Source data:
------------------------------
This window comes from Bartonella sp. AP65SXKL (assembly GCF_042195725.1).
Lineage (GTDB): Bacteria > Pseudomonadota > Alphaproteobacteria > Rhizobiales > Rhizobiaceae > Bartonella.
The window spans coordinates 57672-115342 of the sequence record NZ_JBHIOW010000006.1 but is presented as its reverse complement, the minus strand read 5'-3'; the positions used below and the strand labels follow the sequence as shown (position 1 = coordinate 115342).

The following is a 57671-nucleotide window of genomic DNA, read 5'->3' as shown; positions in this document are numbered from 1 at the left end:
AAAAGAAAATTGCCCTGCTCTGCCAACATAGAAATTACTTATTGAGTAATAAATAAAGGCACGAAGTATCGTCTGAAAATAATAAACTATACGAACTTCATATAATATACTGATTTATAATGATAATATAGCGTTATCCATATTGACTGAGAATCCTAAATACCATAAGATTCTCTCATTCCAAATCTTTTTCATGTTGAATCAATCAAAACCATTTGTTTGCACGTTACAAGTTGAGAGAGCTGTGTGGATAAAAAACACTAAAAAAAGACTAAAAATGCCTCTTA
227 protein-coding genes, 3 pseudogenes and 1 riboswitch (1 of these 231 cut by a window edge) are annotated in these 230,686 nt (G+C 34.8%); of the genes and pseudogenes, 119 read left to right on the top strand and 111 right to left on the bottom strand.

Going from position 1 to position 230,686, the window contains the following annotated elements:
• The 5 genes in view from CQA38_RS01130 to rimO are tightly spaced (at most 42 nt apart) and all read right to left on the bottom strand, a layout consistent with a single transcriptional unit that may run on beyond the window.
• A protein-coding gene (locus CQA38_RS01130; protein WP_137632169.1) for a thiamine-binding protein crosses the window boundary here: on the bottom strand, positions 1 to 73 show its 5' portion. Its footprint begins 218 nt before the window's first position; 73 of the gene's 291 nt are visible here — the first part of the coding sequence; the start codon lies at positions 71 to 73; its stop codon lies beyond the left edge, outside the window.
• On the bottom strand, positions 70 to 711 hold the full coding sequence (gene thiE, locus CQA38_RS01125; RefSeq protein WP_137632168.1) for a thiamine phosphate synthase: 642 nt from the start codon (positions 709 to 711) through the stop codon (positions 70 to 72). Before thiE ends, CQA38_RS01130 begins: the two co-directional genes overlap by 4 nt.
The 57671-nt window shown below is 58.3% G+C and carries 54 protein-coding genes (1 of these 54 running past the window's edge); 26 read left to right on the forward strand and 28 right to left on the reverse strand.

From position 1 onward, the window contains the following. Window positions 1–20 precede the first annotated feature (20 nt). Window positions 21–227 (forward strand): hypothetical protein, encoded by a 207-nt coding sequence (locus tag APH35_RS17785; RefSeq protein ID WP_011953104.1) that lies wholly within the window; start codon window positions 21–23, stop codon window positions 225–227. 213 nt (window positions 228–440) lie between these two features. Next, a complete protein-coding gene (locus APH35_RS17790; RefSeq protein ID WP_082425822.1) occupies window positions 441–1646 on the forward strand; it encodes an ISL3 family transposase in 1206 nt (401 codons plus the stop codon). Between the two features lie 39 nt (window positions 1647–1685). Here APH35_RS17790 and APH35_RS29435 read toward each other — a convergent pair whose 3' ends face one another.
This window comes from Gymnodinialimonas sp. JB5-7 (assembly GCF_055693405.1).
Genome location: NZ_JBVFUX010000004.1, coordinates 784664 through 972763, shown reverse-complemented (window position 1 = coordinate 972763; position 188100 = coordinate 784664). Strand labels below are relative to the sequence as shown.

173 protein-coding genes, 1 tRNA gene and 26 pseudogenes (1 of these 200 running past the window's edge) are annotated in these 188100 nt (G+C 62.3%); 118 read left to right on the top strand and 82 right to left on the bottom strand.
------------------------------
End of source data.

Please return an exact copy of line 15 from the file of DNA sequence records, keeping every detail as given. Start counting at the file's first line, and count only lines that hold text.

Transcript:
173 protein-coding genes, 1 tRNA gene and 26 pseudogenes (1 of these 200 running past the window's edge) are annotated in these 188100 nt (G+C 62.3%); 118 read left to right on the top strand and 82 right to left on the bottom strand.